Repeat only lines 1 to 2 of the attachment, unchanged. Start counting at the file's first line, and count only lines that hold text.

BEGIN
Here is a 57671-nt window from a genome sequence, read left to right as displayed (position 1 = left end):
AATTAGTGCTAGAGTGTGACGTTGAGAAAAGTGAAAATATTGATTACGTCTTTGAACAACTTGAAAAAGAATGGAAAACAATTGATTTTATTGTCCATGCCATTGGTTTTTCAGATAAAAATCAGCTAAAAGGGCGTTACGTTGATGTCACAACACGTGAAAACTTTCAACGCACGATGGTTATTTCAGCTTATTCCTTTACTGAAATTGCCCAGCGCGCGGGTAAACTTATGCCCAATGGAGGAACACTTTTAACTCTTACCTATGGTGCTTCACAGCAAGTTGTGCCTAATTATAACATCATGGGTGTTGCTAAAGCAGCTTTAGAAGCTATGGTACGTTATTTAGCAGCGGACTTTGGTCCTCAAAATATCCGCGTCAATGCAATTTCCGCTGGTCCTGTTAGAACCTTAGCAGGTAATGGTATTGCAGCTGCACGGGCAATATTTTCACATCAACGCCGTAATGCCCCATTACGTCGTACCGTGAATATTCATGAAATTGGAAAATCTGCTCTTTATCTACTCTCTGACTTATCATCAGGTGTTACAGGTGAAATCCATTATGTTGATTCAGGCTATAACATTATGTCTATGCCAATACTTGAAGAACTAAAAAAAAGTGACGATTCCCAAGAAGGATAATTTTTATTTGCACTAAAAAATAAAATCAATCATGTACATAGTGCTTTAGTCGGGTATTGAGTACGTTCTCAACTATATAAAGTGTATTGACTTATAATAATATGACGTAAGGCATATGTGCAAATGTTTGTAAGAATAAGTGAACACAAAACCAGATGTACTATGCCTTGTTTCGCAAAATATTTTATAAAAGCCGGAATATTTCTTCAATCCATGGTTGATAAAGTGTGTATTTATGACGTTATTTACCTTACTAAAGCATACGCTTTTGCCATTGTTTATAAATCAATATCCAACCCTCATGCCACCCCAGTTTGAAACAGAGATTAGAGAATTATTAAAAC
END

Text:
Here is a 57671-nt window from a genome sequence, read left to right as displayed (position 1 = left end):
AATTAGTGCTAGAGTGTGACGTTGAGAAAAGTGAAAATATTGATTACGTCTTTGAACAACTTGAAAAAGAATGGAAAACAATTGATTTTATTGTCCATGCCATTGGTTTTTCAGATAAAAATCAGCTAAAAGGGCGTTACGTTGATGTCACAACACGTGAAAACTTTCAACGCACGATGGTTATTTCAGCTTATTCCTTTACTGAAATTGCCCAGCGCGCGGGTAAACTTATGCCCAATGGAGGAACACTTTTAACTCTTACCTATGGTGCTTCACAGCAAGTTGTGCCTAATTATAACATCATGGGTGTTGCTAAAGCAGCTTTAGAAGCTATGGTACGTTATTTAGCAGCGGACTTTGGTCCTCAAAATATCCGCGTCAATGCAATTTCCGCTGGTCCTGTTAGAACCTTAGCAGGTAATGGTATTGCAGCTGCACGGGCAATATTTTCACATCAACGCCGTAATGCCCCATTACGTCGTACCGTGAATATTCATGAAATTGGAAAATCTGCTCTTTATCTACTCTCTGACTTATCATCAGGTGTTACAGGTGAAATCCATTATGTTGATTCAGGCTATAACATTATGTCTATGCCAATACTTGAAGAACTAAAAAAAAGTGACGATTCCCAAGAAGGATAATTTTTATTTGCACTAAAAAATAAAATCAATCATGTACATAGTGCTTTAGTCGGGTATTGAGTACGTTCTCAACTATATAAAGTGTATTGACTTATAATAATATGACGTAAGGCATATGTGCAAATGTTTGTAAGAATAAGTGAACACAAAACCAGATGTACTATGCCTTGTTTCGCAAAATATTTTATAAAAGCCGGAATATTTCTTCAATCCATGGTTGATAAAGTGTGTATTTATGACGTTATTTACCTTACTAAAGCATACGCTTTTGCCATTGTTTATAAATCAATATCCAACCCTCATGCCACCCCAGTTTGAAACAGAGATTAGAGAATTATTAAAAC